There’s never been a more exciting time to be in college. With the information and expertise that’s available today, and the technology that enables us to access it, the academic experience is richer than ever—and collaboration plays a critical role. The IBM Academic Initiative helps educators teach students market-ready skills, and provides an avenue to promote real-world use of collaboration solutions to drive research and business operations at universities. Consider these examples:
IBM partnered with University of Southern California, University of Arizona and Aalto University in Finland to host a SocialStudent research competition on how companies use digital communication to enhance corporate reputations. Twenty-seven teams of three to four students across the universities participated in a six-week virtual competition—using IBM Connections with SocialStudent to plan, collaborate and execute their research, culminating in written and recorded presentations from each team. The experience provided exposure for the students to today’s global virtual work environment.
Sharing knowledge at University of Zurich
The motto of this 183-year-old university is “Sharing Knowledge”—which originally meant sharing with the public. But, notes Roberto Mazzoni, Head of IT User Services at the university, “When we first saw IBM Connections, we realized that sharing knowledge was also important within the organization.” Now students, faculty and administration workers use Connections to collaborate internally to drive university business, and externally to drive awareness and collaboration with prospective students and their families. VAUZ, an association of 5,500 students and faculty, uses IBM Connections to share ideas and execute plans that keep this venerable university modern and on the latest technology.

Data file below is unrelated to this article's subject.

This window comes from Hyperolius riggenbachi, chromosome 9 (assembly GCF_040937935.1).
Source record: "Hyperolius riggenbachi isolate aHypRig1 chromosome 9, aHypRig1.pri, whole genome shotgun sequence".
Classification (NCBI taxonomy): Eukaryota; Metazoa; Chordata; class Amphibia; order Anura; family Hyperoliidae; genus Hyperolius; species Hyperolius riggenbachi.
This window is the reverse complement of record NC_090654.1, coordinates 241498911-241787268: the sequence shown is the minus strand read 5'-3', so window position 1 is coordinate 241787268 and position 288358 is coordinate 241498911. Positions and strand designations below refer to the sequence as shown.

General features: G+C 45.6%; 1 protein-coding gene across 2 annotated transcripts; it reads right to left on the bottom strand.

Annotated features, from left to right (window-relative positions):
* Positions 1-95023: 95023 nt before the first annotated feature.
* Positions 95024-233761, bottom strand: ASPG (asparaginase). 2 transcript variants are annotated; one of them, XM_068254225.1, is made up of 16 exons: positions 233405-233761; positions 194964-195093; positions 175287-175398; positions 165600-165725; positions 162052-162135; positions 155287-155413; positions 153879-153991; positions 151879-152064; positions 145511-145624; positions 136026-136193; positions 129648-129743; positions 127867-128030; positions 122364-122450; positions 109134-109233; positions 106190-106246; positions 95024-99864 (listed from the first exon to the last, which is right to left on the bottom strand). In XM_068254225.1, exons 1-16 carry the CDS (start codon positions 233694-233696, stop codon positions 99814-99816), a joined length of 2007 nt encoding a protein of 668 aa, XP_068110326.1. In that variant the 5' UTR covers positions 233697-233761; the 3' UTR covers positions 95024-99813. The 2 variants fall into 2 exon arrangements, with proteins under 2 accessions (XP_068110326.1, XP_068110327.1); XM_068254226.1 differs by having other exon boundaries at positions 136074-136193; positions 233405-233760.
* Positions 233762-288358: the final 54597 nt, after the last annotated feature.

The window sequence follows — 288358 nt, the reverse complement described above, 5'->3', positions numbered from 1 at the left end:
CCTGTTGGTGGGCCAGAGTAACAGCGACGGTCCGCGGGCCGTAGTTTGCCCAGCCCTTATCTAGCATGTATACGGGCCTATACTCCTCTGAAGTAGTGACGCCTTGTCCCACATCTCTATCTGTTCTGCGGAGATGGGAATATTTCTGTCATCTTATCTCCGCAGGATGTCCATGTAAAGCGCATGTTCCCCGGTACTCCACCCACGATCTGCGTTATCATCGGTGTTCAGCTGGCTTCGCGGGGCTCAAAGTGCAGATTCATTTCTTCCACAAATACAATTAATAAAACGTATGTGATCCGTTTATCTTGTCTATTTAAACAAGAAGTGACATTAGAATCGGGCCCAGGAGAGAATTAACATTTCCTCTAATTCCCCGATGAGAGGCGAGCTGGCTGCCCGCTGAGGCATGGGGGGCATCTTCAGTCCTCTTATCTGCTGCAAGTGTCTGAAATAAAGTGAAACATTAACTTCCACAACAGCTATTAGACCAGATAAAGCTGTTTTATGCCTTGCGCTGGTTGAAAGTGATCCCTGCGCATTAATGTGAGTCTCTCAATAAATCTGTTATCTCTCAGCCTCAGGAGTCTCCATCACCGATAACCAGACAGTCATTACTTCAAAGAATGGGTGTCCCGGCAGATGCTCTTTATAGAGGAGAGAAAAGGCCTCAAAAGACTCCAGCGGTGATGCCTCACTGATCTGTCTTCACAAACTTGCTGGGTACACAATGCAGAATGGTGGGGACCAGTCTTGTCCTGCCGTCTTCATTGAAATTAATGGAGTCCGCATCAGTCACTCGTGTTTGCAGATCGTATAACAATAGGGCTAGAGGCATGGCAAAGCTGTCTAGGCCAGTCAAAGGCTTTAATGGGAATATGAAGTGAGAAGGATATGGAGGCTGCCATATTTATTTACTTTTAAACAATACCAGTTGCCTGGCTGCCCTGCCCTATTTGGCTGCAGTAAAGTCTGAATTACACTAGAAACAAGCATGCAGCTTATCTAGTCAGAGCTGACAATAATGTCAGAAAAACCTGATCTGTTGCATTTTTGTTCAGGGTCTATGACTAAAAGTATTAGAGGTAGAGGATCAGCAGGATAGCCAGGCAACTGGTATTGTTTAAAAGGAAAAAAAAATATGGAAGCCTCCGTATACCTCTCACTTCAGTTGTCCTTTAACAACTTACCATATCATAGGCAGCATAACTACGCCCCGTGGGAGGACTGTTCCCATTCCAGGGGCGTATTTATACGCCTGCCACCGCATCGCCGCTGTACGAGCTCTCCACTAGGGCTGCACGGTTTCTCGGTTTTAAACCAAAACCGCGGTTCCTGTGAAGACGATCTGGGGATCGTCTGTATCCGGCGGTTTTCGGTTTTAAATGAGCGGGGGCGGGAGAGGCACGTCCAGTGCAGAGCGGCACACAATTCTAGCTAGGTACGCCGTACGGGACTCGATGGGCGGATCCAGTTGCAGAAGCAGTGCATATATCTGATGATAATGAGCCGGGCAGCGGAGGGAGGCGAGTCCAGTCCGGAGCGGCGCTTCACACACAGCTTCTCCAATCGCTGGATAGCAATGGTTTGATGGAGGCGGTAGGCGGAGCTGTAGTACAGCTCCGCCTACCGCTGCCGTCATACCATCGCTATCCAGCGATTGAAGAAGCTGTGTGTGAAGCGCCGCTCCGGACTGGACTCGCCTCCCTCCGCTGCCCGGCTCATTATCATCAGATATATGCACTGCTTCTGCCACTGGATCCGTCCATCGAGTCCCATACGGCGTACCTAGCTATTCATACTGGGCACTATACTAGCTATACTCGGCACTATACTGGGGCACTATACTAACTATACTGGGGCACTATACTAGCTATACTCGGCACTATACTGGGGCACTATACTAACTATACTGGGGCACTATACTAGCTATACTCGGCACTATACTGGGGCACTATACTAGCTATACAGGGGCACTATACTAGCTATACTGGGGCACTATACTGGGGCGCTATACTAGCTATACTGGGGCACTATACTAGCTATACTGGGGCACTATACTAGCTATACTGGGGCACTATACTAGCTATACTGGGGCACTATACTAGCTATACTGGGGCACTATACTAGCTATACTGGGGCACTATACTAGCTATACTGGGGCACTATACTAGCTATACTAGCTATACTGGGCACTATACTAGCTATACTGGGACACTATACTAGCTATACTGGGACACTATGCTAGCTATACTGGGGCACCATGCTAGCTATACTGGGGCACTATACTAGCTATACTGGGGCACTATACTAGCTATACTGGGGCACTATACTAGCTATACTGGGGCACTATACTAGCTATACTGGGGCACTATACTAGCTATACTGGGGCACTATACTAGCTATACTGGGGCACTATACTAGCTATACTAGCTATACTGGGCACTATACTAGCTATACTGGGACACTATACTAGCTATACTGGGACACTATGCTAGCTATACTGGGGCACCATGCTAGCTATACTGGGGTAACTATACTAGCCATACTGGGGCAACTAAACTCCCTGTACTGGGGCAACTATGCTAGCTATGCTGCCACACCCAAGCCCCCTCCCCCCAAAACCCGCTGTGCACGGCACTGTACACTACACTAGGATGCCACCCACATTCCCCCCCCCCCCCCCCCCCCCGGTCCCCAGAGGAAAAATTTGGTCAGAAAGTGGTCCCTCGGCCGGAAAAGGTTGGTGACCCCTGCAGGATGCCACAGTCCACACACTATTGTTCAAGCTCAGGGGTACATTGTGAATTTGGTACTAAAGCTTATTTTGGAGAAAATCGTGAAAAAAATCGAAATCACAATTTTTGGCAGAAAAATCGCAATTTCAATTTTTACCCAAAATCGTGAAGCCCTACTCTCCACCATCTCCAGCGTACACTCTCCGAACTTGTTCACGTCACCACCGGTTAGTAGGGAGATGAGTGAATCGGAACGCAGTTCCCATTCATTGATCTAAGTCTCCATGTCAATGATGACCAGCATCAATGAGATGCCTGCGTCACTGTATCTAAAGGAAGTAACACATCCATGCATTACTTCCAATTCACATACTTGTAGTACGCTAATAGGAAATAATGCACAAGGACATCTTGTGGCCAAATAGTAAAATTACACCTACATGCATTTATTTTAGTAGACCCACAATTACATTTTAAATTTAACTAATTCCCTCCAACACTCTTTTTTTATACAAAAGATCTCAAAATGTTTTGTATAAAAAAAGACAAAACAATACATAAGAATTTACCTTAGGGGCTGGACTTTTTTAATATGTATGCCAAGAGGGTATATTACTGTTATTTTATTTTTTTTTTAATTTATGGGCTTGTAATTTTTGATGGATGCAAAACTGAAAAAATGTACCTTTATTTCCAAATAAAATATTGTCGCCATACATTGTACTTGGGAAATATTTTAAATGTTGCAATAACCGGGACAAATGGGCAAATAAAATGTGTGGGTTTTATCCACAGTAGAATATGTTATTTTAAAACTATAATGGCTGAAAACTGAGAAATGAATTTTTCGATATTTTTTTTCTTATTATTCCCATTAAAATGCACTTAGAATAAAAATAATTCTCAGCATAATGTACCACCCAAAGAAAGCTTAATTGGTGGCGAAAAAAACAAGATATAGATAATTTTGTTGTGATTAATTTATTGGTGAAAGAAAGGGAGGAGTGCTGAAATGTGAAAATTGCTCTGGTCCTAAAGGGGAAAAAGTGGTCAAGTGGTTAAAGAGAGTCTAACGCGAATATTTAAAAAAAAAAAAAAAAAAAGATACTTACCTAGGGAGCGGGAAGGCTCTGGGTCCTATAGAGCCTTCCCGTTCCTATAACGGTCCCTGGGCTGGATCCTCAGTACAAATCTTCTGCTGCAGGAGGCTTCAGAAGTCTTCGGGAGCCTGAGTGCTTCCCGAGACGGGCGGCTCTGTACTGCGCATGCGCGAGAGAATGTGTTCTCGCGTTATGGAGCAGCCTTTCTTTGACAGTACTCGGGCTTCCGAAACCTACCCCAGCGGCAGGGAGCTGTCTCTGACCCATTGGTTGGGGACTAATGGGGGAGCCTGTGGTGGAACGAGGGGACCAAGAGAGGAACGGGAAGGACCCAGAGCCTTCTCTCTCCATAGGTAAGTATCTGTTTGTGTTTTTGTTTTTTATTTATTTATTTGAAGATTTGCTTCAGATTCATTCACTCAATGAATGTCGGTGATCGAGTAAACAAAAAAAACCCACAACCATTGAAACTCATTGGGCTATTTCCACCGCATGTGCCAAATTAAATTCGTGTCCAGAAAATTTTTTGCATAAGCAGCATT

Researching collaboration at University of Koblenz-Landau
University of Koblenz-Landau (UKL) in Germany not only collaborates using the Connections platform; they study collaboration—bringing the knowledge, procedures and measurements of the academic world to the study of collaboration in the business world. In a massive seven-year research program, their CEIR (Center for Enterprise Information Systems Research) initiative examines enterprise collaboration systems and usage patterns, developing insights and best practices. Its UniConnect project—providing a place where professors, students, lecturers and research partners can collaborate on research and new ideas—is used by more than 40 universities. Says Petra Schubert, Ph.D., Professor of Information Systems, “We’re educating students in cutting-edge technology; at the same time, we’re drawing in these companies and they’re advancing our understanding of such technology.”
Collaborative Computing Scholars
IBM sponsors an Open Badge program that provides verified proof of expertise in a given area. The Collaborative Computing Scholar badge is awarded to those demonstrating high proficiency in the collaboration field. Project teams from UKL and from the SocialStudent competition have earned this distinction. Learn more about Collaborative Computing Scholars.
These programs show the power and versatility of collaboration today, as they help to shape the collaboration experience for the future. And even if your college days are behind you, you can still reap the benefits from these innovators in your everyday work—because collaborating IS learning.
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